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In music the root (basse fondamentale) of a chord is the note or pitch upon which that chord is perceived or labelled as being built or hierarchically centered upon. This feeling of centeredness is readily aurally perceivable for the culturally trained (those who grew up with European music) and its verbal labelling is a basic skill for the musically trained.
When the root is the bass note, or bottom, of the chord the chord is said to be in root position. This may also be described as uninverted or as in normal form. Often the root is not actually the lowest pitch being played in a chord, in which case the chord is inverted. See: figured bass.
Conventionally, the name of the note which is the root is used to denote the chord, thus a major chord built on C is a C Major chord. Since Rameau, the analysis and theory of tonal music usually treats the roots as the defining feature of chords and much information can be gained from a progression of roots even if chord types are unknown. Also, if the key is known then the chord forms are known for each root.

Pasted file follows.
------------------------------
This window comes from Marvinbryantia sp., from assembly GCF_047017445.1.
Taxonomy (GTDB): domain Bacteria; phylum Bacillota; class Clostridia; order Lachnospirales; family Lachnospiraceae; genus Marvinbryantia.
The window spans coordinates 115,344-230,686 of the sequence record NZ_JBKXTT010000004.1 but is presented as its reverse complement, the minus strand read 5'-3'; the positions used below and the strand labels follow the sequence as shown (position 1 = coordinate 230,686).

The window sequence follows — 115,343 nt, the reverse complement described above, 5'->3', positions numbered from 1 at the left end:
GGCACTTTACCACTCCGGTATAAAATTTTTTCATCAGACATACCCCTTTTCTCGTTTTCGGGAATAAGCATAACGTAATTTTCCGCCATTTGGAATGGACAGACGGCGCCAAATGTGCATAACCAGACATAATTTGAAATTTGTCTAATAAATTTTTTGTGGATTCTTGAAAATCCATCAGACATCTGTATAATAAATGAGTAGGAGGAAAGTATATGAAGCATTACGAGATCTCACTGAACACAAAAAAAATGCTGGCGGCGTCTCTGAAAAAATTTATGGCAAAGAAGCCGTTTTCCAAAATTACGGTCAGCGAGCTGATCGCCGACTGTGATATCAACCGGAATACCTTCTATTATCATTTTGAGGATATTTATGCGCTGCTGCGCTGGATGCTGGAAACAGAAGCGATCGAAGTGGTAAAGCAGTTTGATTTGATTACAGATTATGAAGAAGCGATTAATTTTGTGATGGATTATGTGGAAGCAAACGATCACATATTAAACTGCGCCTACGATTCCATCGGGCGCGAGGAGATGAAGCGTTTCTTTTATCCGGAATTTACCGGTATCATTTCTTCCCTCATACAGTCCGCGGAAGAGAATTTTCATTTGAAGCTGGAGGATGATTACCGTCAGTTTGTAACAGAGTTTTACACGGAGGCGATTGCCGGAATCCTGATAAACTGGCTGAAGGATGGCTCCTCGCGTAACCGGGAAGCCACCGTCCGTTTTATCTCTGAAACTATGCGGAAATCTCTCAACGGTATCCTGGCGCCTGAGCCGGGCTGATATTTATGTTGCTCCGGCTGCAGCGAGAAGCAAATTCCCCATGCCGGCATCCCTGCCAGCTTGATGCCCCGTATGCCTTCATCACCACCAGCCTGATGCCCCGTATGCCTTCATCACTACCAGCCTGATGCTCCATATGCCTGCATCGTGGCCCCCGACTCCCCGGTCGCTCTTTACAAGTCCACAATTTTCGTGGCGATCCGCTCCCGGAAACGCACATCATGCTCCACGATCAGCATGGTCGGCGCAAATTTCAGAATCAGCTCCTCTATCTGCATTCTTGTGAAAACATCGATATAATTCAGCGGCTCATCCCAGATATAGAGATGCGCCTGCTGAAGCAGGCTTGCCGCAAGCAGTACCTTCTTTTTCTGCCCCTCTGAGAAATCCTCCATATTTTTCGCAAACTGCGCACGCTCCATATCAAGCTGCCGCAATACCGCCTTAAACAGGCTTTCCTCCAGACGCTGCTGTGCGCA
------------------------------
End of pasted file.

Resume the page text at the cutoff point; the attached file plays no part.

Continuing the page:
A root progression is the most familiar form of labelling chord progressions by their root, rather than bass if different, and is in contrast to an older pre-tonal conception of chords as sonorities, with a root position or first inversion triad being simply alternative and fairly equivalent ways of "filling in" the consonance between octaves, C (E G) C or C (F A) C.